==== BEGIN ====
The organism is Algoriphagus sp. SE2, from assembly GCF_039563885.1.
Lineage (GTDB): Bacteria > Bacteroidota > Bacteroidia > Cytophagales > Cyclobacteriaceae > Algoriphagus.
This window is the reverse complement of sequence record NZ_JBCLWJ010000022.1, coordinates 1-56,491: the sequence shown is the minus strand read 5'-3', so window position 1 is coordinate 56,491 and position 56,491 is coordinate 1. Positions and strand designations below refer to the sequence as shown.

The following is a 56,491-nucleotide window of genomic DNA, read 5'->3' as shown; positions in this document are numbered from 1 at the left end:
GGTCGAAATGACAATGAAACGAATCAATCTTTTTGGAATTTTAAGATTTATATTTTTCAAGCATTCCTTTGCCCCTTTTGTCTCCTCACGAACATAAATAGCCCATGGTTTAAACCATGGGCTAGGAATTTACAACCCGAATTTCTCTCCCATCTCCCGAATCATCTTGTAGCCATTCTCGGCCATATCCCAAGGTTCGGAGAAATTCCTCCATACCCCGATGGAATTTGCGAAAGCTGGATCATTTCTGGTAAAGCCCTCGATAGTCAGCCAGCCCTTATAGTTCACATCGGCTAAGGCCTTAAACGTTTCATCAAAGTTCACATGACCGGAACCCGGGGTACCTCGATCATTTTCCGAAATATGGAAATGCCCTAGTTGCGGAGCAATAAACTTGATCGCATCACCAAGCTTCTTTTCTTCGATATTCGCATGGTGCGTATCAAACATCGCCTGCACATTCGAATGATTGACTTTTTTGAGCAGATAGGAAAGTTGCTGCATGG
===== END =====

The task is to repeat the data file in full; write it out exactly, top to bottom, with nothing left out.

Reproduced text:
The organism is Algoriphagus sp. SE2, from assembly GCF_039563885.1.
Lineage (GTDB): Bacteria > Bacteroidota > Bacteroidia > Cytophagales > Cyclobacteriaceae > Algoriphagus.
This window is the reverse complement of sequence record NZ_JBCLWJ010000022.1, coordinates 1-56,491: the sequence shown is the minus strand read 5'-3', so window position 1 is coordinate 56,491 and position 56,491 is coordinate 1. Positions and strand designations below refer to the sequence as shown.

The following is a 56,491-nucleotide window of genomic DNA, read 5'->3' as shown; positions in this document are numbered from 1 at the left end:
GGTCGAAATGACAATGAAACGAATCAATCTTTTTGGAATTTTAAGATTTATATTTTTCAAGCATTCCTTTGCCCCTTTTGTCTCCTCACGAACATAAATAGCCCATGGTTTAAACCATGGGCTAGGAATTTACAACCCGAATTTCTCTCCCATCTCCCGAATCATCTTGTAGCCATTCTCGGCCATATCCCAAGGTTCGGAGAAATTCCTCCATACCCCGATGGAATTTGCGAAAGCTGGATCATTTCTGGTAAAGCCCTCGATAGTCAGCCAGCCCTTATAGTTCACATCGGCTAAGGCCTTAAACGTTTCATCAAAGTTCACATGACCGGAACCCGGGGTACCTCGATCATTTTCCGAAATATGGAAATGCCCTAGTTGCGGAGCAATAAACTTGATCGCATCACCAAGCTTCTTTTCTTCGATATTCGCATGGTGCGTATCAAACATCGCCTGCACATTCGAATGATTGACTTTTTTGAGCAGATAGGAAAGTTGCTGCATGG